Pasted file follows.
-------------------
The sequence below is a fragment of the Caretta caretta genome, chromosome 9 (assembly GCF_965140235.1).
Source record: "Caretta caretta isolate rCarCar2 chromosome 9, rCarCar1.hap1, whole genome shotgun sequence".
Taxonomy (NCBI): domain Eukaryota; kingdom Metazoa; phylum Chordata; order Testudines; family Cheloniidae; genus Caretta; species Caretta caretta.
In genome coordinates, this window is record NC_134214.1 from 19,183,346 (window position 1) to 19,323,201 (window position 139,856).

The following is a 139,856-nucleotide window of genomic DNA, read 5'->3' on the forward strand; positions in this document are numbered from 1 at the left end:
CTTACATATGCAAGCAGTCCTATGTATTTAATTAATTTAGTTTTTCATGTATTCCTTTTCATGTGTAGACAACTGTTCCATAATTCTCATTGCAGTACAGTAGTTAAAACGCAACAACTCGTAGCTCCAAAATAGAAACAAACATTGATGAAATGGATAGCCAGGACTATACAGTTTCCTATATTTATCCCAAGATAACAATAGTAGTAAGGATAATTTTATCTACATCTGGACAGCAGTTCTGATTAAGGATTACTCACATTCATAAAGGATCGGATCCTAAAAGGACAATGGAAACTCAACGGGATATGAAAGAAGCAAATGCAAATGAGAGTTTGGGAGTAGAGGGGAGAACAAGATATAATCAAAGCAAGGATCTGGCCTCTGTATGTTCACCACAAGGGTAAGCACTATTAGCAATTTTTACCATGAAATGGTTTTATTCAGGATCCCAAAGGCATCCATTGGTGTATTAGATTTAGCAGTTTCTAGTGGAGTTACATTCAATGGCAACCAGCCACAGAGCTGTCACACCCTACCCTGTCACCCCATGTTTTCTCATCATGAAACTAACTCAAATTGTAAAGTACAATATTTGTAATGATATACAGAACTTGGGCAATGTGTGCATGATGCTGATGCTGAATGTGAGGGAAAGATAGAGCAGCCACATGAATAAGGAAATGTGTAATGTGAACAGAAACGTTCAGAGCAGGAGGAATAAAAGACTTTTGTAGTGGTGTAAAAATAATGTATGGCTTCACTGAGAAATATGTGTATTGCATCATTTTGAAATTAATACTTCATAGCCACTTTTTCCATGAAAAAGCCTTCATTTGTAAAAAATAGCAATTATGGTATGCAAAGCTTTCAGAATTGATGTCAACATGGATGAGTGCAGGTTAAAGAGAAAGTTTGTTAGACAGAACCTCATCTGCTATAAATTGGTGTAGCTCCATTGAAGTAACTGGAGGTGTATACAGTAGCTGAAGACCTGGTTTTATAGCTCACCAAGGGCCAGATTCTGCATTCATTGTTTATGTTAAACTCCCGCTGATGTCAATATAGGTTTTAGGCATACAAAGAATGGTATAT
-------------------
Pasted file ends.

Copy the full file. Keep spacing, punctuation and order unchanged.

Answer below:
The sequence below is a fragment of the Caretta caretta genome, chromosome 9 (assembly GCF_965140235.1).
Source record: "Caretta caretta isolate rCarCar2 chromosome 9, rCarCar1.hap1, whole genome shotgun sequence".
Taxonomy (NCBI): domain Eukaryota; kingdom Metazoa; phylum Chordata; order Testudines; family Cheloniidae; genus Caretta; species Caretta caretta.
In genome coordinates, this window is record NC_134214.1 from 19,183,346 (window position 1) to 19,323,201 (window position 139,856).

The following is a 139,856-nucleotide window of genomic DNA, read 5'->3' on the forward strand; positions in this document are numbered from 1 at the left end:
CTTACATATGCAAGCAGTCCTATGTATTTAATTAATTTAGTTTTTCATGTATTCCTTTTCATGTGTAGACAACTGTTCCATAATTCTCATTGCAGTACAGTAGTTAAAACGCAACAACTCGTAGCTCCAAAATAGAAACAAACATTGATGAAATGGATAGCCAGGACTATACAGTTTCCTATATTTATCCCAAGATAACAATAGTAGTAAGGATAATTTTATCTACATCTGGACAGCAGTTCTGATTAAGGATTACTCACATTCATAAAGGATCGGATCCTAAAAGGACAATGGAAACTCAACGGGATATGAAAGAAGCAAATGCAAATGAGAGTTTGGGAGTAGAGGGGAGAACAAGATATAATCAAAGCAAGGATCTGGCCTCTGTATGTTCACCACAAGGGTAAGCACTATTAGCAATTTTTACCATGAAATGGTTTTATTCAGGATCCCAAAGGCATCCATTGGTGTATTAGATTTAGCAGTTTCTAGTGGAGTTACATTCAATGGCAACCAGCCACAGAGCTGTCACACCCTACCCTGTCACCCCATGTTTTCTCATCATGAAACTAACTCAAATTGTAAAGTACAATATTTGTAATGATATACAGAACTTGGGCAATGTGTGCATGATGCTGATGCTGAATGTGAGGGAAAGATAGAGCAGCCACATGAATAAGGAAATGTGTAATGTGAACAGAAACGTTCAGAGCAGGAGGAATAAAAGACTTTTGTAGTGGTGTAAAAATAATGTATGGCTTCACTGAGAAATATGTGTATTGCATCATTTTGAAATTAATACTTCATAGCCACTTTTTCCATGAAAAAGCCTTCATTTGTAAAAAATAGCAATTATGGTATGCAAAGCTTTCAGAATTGATGTCAACATGGATGAGTGCAGGTTAAAGAGAAAGTTTGTTAGACAGAACCTCATCTGCTATAAATTGGTGTAGCTCCATTGAAGTAACTGGAGGTGTATACAGTAGCTGAAGACCTGGTTTTATAGCTCACCAAGGGCCAGATTCTGCATTCATTGTTTATGTTAAACTCCCGCTGATGTCAATATAGGTTTTAGGCATACAAAGAATGGTATAT